52. At this stage, however, we were presented with a new collection of accounts and a new collection of tweets, which had fallen outside of the intial search parameters: because the accounts were all based in Germany and had only been active on the topic of Brexit on the 23rd of June 2016.

53. Under various, quite plausible, and less nationalistic guises, these innocuous German accounts held the key to a much broader range of data estimations surrounding Brexit.

54. The German accounts are all currently dormant, and haven’t been used in a tasking process for sometime. Though a small hub of 48 accounts, analysis rapidly expanded their network to a more complete 1,967 users, connected between themselves 2,199 times.

55. Through a manual check of the accounts, establishing that profile pictures and local geographical photos have actually been lifted from Instgram accounts from Italy to Estonia, a further super-user – based in the Netherlands – was connected to the hub. This expanded this one network to 4,933 accounts, linked together by 5,200 cross-connections. The super-user was identified through the posting of a Russian meme relating to Chess and the collapse of the EU.

56. The interesting nature of the German hub, which is – with the exception of the super-user – fully automated, is how it looks when you visualise it using a combination of filters on software package GEPHI. It resembles exactly what it is: Bacteria or a virus. An infection aimed purposefully at humans.

57. While the accounts in the original, small hub are dormant, they are still open to full scrutiny. In the lead up to Brexit they were talking about Turkey and Syria, then afterwards they shifted to other issues before going offline at the end of 2016 – presumably shelved for future use as other accounts got shut down. Suddenly, however, on the 23rd of June 2016 all of these accounts were activated and churned out 630 tweets at a rate of up to 8 tweets a minute.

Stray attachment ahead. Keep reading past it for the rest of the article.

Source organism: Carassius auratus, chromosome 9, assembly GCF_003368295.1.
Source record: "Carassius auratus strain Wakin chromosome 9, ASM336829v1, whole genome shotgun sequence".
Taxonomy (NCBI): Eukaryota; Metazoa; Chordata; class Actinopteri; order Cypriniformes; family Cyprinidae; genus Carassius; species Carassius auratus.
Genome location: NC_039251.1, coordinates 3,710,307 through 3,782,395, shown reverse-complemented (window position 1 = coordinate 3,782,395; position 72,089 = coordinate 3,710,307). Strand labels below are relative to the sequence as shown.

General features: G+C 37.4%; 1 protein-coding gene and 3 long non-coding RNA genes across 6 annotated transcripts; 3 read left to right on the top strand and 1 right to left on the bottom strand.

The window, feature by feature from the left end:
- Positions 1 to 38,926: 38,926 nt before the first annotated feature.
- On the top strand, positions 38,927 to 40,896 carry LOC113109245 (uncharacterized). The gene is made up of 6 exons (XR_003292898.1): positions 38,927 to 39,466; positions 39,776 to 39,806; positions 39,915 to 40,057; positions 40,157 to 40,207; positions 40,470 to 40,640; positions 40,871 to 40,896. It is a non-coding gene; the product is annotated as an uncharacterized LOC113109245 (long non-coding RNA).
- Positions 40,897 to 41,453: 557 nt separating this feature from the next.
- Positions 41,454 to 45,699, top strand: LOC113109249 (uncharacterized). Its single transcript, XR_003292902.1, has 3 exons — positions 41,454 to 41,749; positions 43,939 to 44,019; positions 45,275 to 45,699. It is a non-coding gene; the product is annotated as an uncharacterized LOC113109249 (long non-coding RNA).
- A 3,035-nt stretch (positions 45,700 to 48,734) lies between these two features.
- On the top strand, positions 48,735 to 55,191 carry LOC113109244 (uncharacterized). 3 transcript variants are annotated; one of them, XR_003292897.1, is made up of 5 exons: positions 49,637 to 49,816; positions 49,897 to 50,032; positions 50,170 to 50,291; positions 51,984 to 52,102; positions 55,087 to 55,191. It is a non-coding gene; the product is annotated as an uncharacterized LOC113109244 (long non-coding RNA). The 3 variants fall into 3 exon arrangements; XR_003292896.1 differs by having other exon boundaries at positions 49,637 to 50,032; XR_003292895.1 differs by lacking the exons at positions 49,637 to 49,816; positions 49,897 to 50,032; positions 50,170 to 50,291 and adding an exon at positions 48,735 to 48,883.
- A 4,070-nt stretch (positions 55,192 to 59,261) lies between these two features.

58. Their focus on the day of the vote is undeniable even when analysed in the base form of a word cloud. It is clear they had been specifically tasked to target undecided voters and wavering Remainers and they did so using the hashtags #BrexitOrNot and #RemainInEU, among others.

59. These fake accounts – each of them registered in March or April 2016 and seeded to appear real with photographs and data stolen from every corner of the EU – were specifically deployed on the day of Britain’s crucial vote to post meme’s attacking the weakest link in the Remain chain, David Cameron.

60. After the 23rd of June, every single one of the accounts stood down from Brexit and resumed what they had been doing before – sporadic push messaging at points of interest to Russian activity in the world.

61. Within the larger network, some of the accounts have remained fully active, though – most recently focusing on Catalonia, which is now a confirmed target of Russian hacking and disinformation, intended to destabilise Spain and the EU.